James (Slither) Gunn’s violent, demented and blackly hilarious real world superhero film tells the story of a man called Frank losing his mind as he falls in to the pit of personal despair after his drug addict wife whom he loves dearly leaves him for her rich nasty dealer. Frank’s reaction to his trauma is to channel his righteous rage (inspired by a terrible TV Christian superhero) in to becoming The Crimson Bolt. Armed with a hefty wrench, Frank/Crimson Bolt goes out on the streets and beats to a pulp dealers, thieves and just about anyone who does anything he doesn’t like including obnoxious people who push in line in queues. However Frank’s ultimate mission is to rescue his wife from the clutches of her drug dealer. At the same time the cops as well as local criminals are looking to hunt down this troublesome new costumed vigilante ‘hero’, a hero who has also now managed to pick up a sidekick - a psychotic comic book nerd girl who calls herself Boltie. Super is a brilliantly sad, bleak, scary, funny satire on superheroes, religion, love, longing, and life in general. As Frank, Rainn Wilson is very good, but it’s cute little Ellen Page as scary psycho Boltie who steals the show. And now Boltie's following me on Twitter. Gulp! 4.5 (out of 5)

Nausicaa of the Valley of the Wind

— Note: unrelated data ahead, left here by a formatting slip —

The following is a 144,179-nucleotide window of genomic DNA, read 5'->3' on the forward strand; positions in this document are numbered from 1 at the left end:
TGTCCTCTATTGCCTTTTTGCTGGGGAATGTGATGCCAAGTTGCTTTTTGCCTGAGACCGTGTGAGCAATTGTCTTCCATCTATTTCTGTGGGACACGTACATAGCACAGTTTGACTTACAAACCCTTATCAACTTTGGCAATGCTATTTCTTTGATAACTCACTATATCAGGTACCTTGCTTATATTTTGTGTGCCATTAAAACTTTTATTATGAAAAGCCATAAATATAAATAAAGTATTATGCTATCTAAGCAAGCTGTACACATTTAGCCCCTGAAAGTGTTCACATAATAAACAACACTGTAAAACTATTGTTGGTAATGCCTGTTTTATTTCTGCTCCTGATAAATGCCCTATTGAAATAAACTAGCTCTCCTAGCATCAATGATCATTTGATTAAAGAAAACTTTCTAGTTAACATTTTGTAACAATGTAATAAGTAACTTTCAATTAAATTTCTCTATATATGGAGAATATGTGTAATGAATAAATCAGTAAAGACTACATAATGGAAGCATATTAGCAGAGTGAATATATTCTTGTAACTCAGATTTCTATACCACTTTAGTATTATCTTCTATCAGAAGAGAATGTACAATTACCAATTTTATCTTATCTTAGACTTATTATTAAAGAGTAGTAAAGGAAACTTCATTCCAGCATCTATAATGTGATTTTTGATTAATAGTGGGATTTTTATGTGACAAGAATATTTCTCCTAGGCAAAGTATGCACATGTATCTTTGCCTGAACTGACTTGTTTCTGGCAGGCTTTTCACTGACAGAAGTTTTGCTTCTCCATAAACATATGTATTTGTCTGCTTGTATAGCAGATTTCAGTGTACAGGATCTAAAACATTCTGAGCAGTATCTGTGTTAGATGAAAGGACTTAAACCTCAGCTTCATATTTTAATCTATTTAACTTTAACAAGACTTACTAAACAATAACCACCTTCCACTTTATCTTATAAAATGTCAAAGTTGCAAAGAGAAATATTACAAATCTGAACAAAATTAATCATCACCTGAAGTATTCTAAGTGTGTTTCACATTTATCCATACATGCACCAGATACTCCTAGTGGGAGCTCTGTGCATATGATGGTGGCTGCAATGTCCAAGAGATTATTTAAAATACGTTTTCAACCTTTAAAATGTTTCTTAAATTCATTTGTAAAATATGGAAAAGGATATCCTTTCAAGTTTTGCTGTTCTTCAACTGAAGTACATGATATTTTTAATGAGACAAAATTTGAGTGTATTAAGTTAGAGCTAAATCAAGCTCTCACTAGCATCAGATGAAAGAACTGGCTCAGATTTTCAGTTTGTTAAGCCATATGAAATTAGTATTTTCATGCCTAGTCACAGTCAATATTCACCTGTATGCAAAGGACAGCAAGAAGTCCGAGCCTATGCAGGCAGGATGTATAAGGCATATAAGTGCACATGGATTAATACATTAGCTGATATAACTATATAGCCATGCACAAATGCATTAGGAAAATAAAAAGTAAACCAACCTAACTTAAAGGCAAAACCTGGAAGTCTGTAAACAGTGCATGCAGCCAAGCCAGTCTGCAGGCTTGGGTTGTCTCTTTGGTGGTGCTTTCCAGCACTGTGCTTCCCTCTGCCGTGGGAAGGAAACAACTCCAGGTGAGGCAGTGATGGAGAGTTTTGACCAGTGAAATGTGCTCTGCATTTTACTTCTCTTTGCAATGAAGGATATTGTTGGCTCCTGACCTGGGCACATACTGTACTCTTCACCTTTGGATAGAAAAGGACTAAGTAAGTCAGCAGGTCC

Miyazaki’s 1984 classic is a visually arresting, exciting, thought provoking and emotionally engaging tale of environmental collapse and humans battling the threat of their own extinction from ever encroaching poisonous jungles whilst also fighting each other for control of dwindling land and resources. In the midst of all this is Nausicaa, a young princess from an isolated and peaceful valley who has a natural affinity for all animals and who may hold the key to the human race’s ultimate survival. The story of Nausicaa of the Valley of the Wind is beautifully told, intricately structured and plotted, and the characters – especially the smart, kind, sensitive, determined Nausicaa - are immensely appealing. Wanton environmental damage and the pointless and self-defeating nature of war and violence are familiar Miyazaki themes that are all present here and will be further explored in the likes of Princess Mononoke. Primarily, though, this is a sci fi post apocalyptic tale and is not folklore/magic-based, as is Mononoke. Watching Nausicaa I was struck by how much it reminded me of Cameron’s Avatar with a dash of The Lord of the Rings. The imagery is very similar to Avatar – the big, multicoloured jungles filled with hostile beasts where you can’t breathe the air, as it’s poisonous to humans. Then there’s the young princess who has a natural affinity with nature. And the main jungle creatures, the Omes, huge insect things, even produce glowy tentacles, which they use to communicate and also to heal. Plus you also have the big, lumbering human warships flying over the jungles, looking to wreak havoc. I’m sure Cameron is a fan and used much of this for inspiration for Avatar. A shame then that he didn’t also use some of Miyazaki’s more complex and richer storytelling. Nausicaa from the Valley of the Wind is a great movie and one I’ll be watching many more times. It’s intelligent, exciting, emotionally engaging and looks beautiful. This was the film that effectively birthed Studio Ghibli being a huge hit and allowing Miyazaki and co. to go set up their own studio. If you like intelligent sci fi that’s actually about something then give it a go. 5 (out of 5)